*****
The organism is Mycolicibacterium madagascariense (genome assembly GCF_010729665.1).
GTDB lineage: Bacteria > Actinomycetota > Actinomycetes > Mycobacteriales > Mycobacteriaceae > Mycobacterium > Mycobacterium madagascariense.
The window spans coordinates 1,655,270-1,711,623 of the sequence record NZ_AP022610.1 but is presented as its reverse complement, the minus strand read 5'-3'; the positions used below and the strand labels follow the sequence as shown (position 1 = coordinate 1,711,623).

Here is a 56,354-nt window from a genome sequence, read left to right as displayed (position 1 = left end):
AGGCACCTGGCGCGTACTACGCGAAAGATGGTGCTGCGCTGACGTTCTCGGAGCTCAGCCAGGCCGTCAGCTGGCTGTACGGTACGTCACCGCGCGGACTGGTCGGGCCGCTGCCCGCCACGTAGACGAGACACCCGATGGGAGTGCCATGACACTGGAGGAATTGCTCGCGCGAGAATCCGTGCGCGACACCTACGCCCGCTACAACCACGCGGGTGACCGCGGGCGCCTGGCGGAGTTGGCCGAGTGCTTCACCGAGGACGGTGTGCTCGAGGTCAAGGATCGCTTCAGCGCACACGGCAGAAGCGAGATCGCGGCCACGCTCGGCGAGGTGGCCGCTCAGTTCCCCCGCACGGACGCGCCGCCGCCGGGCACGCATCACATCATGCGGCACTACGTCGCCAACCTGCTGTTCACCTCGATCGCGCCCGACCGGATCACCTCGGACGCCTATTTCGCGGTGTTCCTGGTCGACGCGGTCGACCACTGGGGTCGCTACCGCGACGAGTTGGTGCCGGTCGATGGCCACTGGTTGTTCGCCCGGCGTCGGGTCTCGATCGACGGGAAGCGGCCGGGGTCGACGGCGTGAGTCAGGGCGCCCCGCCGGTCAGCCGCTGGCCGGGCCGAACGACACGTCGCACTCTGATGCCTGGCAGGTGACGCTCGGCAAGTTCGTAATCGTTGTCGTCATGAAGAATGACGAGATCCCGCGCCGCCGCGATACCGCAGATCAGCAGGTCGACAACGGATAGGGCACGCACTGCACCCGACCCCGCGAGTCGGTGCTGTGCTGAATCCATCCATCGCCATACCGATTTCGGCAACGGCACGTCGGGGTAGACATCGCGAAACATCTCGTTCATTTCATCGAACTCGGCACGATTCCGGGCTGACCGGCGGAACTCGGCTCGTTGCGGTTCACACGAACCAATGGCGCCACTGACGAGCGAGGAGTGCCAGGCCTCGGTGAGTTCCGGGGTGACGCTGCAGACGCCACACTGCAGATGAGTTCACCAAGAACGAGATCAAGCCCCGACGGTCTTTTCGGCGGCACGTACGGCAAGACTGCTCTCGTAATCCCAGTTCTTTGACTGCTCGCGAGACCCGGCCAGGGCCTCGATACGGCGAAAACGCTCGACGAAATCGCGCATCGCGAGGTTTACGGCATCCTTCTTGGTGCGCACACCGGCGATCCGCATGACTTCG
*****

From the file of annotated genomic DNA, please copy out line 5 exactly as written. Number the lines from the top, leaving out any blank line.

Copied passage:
AGGCACCTGGCGCGTACTACGCGAAAGATGGTGCTGCGCTGACGTTCTCGGAGCTCAGCCAGGCCGTCAGCTGGCTGTACGGTACGTCACCGCGCGGACTGGTCGGGCCGCTGCCCGCCACGTAGACGAGACACCCGATGGGAGTGCCATGACACTGGAGGAATTGCTCGCGCGAGAATCCGTGCGCGACACCTACGCCCGCTACAACCACGCGGGTGACCGCGGGCGCCTGGCGGAGTTGGCCGAGTGCTTCACCGAGGACGGTGTGCTCGAGGTCAAGGATCGCTTCAGCGCACACGGCAGAAGCGAGATCGCGGCCACGCTCGGCGAGGTGGCCGCTCAGTTCCCCCGCACGGACGCGCCGCCGCCGGGCACGCATCACATCATGCGGCACTACGTCGCCAACCTGCTGTTCACCTCGATCGCGCCCGACCGGATCACCTCGGACGCCTATTTCGCGGTGTTCCTGGTCGACGCGGTCGACCACTGGGGTCGCTACCGCGACGAGTTGGTGCCGGTCGATGGCCACTGGTTGTTCGCCCGGCGTCGGGTCTCGATCGACGGGAAGCGGCCGGGGTCGACGGCGTGAGTCAGGGCGCCCCGCCGGTCAGCCGCTGGCCGGGCCGAACGACACGTCGCACTCTGATGCCTGGCAGGTGACGCTCGGCAAGTTCGTAATCGTTGTCGTCATGAAGAATGACGAGATCCCGCGCCGCCGCGATACCGCAGATCAGCAGGTCGACAACGGATAGGGCACGCACTGCACCCGACCCCGCGAGTCGGTGCTGTGCTGAATCCATCCATCGCCATACCGATTTCGGCAACGGCACGTCGGGGTAGACATCGCGAAACATCTCGTTCATTTCATCGAACTCGGCACGATTCCGGGCTGACCGGCGGAACTCGGCTCGTTGCGGTTCACACGAACCAATGGCGCCACTGACGAGCGAGGAGTGCCAGGCCTCGGTGAGTTCCGGGGTGACGCTGCAGACGCCACACTGCAGATGAGTTCACCAAGAACGAGATCAAGCCCCGACGGTCTTTTCGGCGGCACGTACGGCAAGACTGCTCTCGTAATCCCAGTTCTTTGACTGCTCGCGAGACCCGGCCAGGGCCTCGATACGGCGAAAACGCTCGACGAAATCGCGCATCGCGAGGTTTACGGCATCCTTCTTGGTGCGCACACCGGCGATCCGCATGACTTCG